Firstly I’ll define a window below the direct and refracted arrivals for the technique to be applied in. This will avoid introducing artefacts into the data, which can happen at sharp amplitude boundaries. Most software allows you to design a spatial application gate in this way, above (or below) which the process isn’t applied.

Secondly, when I go into the FK domain I’ll use a removable AGC which will also help to avoid any amplitude complications.

FK Domain mute designed to remove swell noise and tail-buoy jerk, while preserving low frequency reflections.  Data above the red line will be muted in the FK domain

Both of these approaches will help to remove artefacts.

For the FK approach, the mute I have picked is designed to be above the direct and refracted arrivals, including the aliased components; we’ll worry about those later.

A single shot with (from left to right) no swell noise suppression, a 5 Hz-10 Hz low cut filter, an FK Mute (with AGC “wrap”) and projective filtering applied to combat swell noise.  The blue line is the peak amplitude within a “deep” window, showing how the swell noise has been removed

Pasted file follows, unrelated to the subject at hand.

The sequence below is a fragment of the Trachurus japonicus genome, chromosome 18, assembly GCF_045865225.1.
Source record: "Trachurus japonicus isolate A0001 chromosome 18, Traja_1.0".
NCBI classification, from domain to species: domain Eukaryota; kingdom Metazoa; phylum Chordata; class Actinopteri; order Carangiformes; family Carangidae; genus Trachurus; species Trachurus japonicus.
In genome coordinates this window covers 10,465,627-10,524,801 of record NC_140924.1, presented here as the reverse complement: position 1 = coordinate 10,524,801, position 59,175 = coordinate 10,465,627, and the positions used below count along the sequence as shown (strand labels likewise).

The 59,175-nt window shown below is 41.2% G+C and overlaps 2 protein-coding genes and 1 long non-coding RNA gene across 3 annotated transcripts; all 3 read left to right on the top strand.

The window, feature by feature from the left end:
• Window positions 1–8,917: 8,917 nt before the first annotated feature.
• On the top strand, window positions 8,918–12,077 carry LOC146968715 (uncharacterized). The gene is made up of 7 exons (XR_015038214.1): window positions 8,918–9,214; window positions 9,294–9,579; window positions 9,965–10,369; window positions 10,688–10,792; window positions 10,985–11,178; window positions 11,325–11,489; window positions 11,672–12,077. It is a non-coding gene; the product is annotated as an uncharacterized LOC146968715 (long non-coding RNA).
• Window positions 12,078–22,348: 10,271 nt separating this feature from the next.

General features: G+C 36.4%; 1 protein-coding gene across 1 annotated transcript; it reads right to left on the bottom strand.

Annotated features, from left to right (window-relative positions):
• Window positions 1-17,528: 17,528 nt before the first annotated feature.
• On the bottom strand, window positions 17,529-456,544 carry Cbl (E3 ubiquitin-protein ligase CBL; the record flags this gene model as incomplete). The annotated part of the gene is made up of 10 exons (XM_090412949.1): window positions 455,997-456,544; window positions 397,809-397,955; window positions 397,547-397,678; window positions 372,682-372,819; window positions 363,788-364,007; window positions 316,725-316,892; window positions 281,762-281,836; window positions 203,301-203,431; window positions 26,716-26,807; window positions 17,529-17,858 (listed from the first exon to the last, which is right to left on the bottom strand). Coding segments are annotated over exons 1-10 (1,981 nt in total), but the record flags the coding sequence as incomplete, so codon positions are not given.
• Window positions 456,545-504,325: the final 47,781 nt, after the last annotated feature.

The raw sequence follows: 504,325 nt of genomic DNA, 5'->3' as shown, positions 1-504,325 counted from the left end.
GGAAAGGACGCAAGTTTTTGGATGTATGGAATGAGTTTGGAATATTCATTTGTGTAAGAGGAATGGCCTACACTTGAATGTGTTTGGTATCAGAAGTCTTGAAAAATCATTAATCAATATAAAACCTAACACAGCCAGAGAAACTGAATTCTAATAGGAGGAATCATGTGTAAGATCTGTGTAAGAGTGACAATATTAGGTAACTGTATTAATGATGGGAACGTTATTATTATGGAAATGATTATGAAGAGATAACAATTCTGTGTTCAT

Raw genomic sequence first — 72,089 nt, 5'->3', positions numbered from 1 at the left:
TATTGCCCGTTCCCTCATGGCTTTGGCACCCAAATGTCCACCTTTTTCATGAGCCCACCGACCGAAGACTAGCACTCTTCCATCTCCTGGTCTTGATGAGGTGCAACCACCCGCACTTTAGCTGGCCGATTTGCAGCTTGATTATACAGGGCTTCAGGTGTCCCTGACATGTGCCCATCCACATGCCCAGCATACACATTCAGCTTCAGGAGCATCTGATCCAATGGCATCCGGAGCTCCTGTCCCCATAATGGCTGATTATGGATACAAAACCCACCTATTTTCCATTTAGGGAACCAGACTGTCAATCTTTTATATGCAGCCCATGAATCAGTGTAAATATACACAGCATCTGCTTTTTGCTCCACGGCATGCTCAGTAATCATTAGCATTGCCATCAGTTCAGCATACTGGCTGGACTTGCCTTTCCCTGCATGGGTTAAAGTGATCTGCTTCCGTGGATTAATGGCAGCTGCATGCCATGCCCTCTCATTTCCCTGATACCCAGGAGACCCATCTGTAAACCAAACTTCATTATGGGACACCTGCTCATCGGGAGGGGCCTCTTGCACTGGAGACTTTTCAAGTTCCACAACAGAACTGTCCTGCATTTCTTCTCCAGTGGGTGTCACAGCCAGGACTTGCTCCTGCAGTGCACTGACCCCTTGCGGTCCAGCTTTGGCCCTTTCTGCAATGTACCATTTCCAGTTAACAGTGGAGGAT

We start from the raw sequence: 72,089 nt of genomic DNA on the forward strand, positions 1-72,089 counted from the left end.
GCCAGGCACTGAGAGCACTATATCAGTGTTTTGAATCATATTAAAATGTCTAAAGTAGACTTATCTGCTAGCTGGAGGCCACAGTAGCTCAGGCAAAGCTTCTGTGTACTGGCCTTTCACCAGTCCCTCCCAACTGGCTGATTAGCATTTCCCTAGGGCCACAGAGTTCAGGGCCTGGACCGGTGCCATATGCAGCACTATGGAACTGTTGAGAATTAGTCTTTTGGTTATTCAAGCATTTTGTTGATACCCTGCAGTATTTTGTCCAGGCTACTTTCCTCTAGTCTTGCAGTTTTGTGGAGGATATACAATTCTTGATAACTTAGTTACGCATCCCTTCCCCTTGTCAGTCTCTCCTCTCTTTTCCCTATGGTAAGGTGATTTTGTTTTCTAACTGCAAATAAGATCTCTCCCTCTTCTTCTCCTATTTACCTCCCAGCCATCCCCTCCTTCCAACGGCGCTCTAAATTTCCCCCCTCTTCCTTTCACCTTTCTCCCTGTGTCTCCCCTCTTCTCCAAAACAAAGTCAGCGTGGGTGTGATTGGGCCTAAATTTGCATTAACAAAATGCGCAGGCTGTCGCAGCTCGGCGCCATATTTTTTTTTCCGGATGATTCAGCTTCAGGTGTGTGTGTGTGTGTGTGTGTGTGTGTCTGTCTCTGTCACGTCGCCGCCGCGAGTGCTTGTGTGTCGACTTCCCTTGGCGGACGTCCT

These are the four basic processes we can test; we could of course vary the low-cut filters, or modify how the FK mute was applied – however the projective filtering is very effective in this case.

It is also important to look at what is being removed from the data by calculating “difference” plots to make sure that we are not removing signal.